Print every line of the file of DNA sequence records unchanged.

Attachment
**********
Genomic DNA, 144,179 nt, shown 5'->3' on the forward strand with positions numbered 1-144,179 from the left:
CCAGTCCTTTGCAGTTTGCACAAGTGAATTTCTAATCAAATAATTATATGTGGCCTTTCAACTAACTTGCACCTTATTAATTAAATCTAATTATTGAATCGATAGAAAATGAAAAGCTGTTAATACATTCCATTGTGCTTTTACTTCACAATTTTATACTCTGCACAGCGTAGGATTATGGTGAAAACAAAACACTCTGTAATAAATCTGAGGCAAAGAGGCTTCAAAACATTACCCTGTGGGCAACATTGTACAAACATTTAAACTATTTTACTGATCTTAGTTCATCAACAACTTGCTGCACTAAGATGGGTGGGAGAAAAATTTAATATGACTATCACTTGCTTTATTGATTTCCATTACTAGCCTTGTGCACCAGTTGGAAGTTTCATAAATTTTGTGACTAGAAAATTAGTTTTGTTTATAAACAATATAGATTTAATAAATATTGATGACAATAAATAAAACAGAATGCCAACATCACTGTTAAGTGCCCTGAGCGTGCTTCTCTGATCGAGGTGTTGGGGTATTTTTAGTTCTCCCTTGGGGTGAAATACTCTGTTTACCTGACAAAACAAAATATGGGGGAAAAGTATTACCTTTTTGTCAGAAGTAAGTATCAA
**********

Genomic DNA, 144,179 nt, shown 5'->3' on the forward strand with positions numbered 1-144,179 from the left:
CCAGTCCTTTGCAGTTTGCACAAGTGAATTTCTAATCAAATAATTATATGTGGCCTTTCAACTAACTTGCACCTTATTAATTAAATCTAATTATTGAATCGATAGAAAATGAAAAGCTGTTAATACATTCCATTGTGCTTTTACTTCACAATTTTATACTCTGCACAGCGTAGGATTATGGTGAAAACAAAACACTCTGTAATAAATCTGAGGCAAAGAGGCTTCAAAACATTACCCTGTGGGCAACATTGTACAAACATTTAAACTATTTTACTGATCTTAGTTCATCAACAACTTGCTGCACTAAGATGGGTGGGAGAAAAATTTAATATGACTATCACTTGCTTTATTGATTTCCATTACTAGCCTTGTGCACCAGTTGGAAGTTTCATAAATTTTGTGACTAGAAAATTAGTTTTGTTTATAAACAATATAGATTTAATAAATATTGATGACAATAAATAAAACAGAATGCCAACATCACTGTTAAGTGCCCTGAGCGTGCTTCTCTGATCGAGGTGTTGGGGTATTTTTAGTTCTCCCTTGGGGTGAAATACTCTGTTTACCTGACAAAACAAAATATGGGGGAAAAGTATTACCTTTTTGTCAGAAGTAAGTATCAA